Φαντάζομαι ότι θα χρειαστεί να μετακομισθεί σε άλλο νήμα και σας ευχαριστώ εκ των προτέρων.
 

nickel

Administrator
Staff member
coenaesthetic στην πιο «ελληνική» ορθογραφία του, που υπεραπλοποιείται σε cenesthetic. Προφέρεται [σινισθέτικ].

Και, όπως λες, υπάρχει και η kinaesthetic hallucination = κιναισθητική παραίσθηση, που είναι πιο συνηθισμένη. Προφέρεται [κινισθέτικ] ή [καϊνισθέτικ].

False sensation of body movement, as with an amputated-phantom limb.

Από την ίδια πηγή με την προηγούμενη (Dictionary of Hallucinations), ιδού και η ενδιαφέρουσα περιγραφή της κιναισθητικής παραίσθησης.

Κinaesthetic hallucination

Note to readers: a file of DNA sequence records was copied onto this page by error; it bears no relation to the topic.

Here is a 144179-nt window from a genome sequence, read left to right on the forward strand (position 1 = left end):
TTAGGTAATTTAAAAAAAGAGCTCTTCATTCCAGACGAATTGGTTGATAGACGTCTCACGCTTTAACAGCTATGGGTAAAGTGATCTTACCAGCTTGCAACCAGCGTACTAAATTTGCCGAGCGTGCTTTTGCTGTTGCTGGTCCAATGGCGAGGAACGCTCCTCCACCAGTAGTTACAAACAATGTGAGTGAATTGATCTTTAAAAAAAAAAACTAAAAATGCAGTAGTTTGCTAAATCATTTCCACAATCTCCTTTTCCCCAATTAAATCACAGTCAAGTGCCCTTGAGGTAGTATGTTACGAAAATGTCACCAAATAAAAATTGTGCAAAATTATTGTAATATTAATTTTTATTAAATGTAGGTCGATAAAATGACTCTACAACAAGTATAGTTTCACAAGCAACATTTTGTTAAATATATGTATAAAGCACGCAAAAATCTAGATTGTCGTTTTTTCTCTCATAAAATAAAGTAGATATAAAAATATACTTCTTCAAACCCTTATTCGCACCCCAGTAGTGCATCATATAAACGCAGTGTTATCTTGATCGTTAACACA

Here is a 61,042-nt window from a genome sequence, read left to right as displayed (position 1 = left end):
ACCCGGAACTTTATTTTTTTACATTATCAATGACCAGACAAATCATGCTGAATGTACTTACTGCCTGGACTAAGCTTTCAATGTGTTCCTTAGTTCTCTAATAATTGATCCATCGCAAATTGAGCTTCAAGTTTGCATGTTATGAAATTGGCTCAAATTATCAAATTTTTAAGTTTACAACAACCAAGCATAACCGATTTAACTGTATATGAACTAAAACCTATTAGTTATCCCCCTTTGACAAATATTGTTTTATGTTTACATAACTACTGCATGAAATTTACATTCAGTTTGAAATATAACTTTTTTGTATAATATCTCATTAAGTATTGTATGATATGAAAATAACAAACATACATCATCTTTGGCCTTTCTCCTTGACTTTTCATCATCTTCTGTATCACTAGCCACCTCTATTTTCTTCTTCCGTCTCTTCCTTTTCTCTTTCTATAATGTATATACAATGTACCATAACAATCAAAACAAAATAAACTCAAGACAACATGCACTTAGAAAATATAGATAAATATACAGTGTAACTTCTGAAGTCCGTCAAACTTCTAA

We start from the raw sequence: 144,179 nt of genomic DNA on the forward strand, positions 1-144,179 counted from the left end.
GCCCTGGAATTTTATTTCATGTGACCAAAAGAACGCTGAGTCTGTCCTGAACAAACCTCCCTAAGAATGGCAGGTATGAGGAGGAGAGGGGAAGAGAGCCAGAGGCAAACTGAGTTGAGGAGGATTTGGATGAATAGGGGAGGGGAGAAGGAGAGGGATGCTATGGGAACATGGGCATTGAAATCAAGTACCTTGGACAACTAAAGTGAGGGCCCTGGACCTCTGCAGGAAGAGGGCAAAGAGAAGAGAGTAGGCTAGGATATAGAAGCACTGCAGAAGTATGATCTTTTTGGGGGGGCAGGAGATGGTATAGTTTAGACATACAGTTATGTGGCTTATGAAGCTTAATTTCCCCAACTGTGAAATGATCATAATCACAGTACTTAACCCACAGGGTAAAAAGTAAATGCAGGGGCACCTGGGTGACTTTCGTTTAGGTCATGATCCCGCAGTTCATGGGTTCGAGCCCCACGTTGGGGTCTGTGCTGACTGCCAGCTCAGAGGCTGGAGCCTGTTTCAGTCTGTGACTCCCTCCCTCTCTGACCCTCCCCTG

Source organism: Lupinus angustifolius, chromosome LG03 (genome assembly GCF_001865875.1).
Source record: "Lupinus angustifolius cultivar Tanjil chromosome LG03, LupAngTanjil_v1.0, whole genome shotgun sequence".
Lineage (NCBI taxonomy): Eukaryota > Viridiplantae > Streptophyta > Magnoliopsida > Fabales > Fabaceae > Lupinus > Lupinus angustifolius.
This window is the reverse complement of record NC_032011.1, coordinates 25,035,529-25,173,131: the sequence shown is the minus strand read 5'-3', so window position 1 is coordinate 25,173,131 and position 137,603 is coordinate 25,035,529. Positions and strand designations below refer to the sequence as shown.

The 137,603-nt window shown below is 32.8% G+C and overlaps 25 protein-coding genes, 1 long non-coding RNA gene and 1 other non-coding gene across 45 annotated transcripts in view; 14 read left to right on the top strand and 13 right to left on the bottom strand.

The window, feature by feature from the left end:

Also known as kinesthetic hallucination, kinaesthetic illusion, and hallucination of motion. The term kinaesthetic hallucination is indebted to the Greek words kinesis (movement) and aisthesis (feeling). In a broad sense, it is used to denote a hallucinatory or illusory feeling of motion of the body or a body part. In a more restricted sense, it is used to denote the hallucinatory or illusory sensation of whole body movement, exemplified by the sensations of locomotion and flying. Hallucinated movements of the limbs or other body parts are best designated as motor illusions. These are typically accompanied by the illusory involvement of muscular activity. The term kinaesthesia was introduced in 1880 by the British neurologist Henry Charlton Bastian (1837-1915). Bastian proposed the term to replace the older term ‘muscle sense’ because, as he maintained, not all the afferent information involving body movement stems from the muscles. The German psychiatrist August Cramer (1860-1912) has been credited with publishing the first clinical study on proprioceptive as well as kinaesthetic hallucinations in 1889. Although kinaesthetic hallucinations and motor illusions are seldom a prominent feature of psychosis, they can manifest in a multitude of ways. The Swiss psychiatrist Eugen Bleuler (1857-1939) provided an apt illustration of this when he wrote, “Illusions and hallucinations of the kinaesthetic senses or the vestibular organs are usually in the background of the clinical picture. Yet the patients may firmly believe that they are carrying out certain actions, whereas in reality they are lying still in bed or standing motionless against a wall. Obviously then these organs must be participating in the hallucinatory activity. In dreamlike states we note the patients making uncoordinated movements, almost like epileptics while they themselves believe that they are fighting for their lives or participating in some love-scene. Under certain conditions, they believe that they are being carried from one place to another: that they are being tossed in the air or stood on their heads. It may also happen that patients believe that one of their limbs is in motion, whereas objectively nothing is to be noted.” A special variant of the kinaesthetic hallucination is the space-motion hallucination. Another variant, which may occur in association with verbal auditory hallucinations, is the motor verbal hallucination (also known as subvocalization). The illusory sensation of flying is associated primarily with the use of hallucinogens such as mescaline, bufotenine, hyoscyamine, and possibly kava. Both kinaesthetic hallucinations and motor illusions can be classified as subclasses of the group of illusory movement experiences. As demonstrated in myriad experimental configurations, kinaesthetic hallucinations can be evoked within seconds when muscle vibration is used to generate proprioceptive misinformation about limb position. Some examples of the resulting phantom illusions are the illusory arm extension and the Pinocchio illusion. In parapsychology, kinaesthetic hallucinations are sometimes interpreted as signs of actual movement of the body or of an ‘ethereal’ component thereof. For example, the illusory feeling of rising upwards is considered a common failure of near-death experiences (ΝDEs).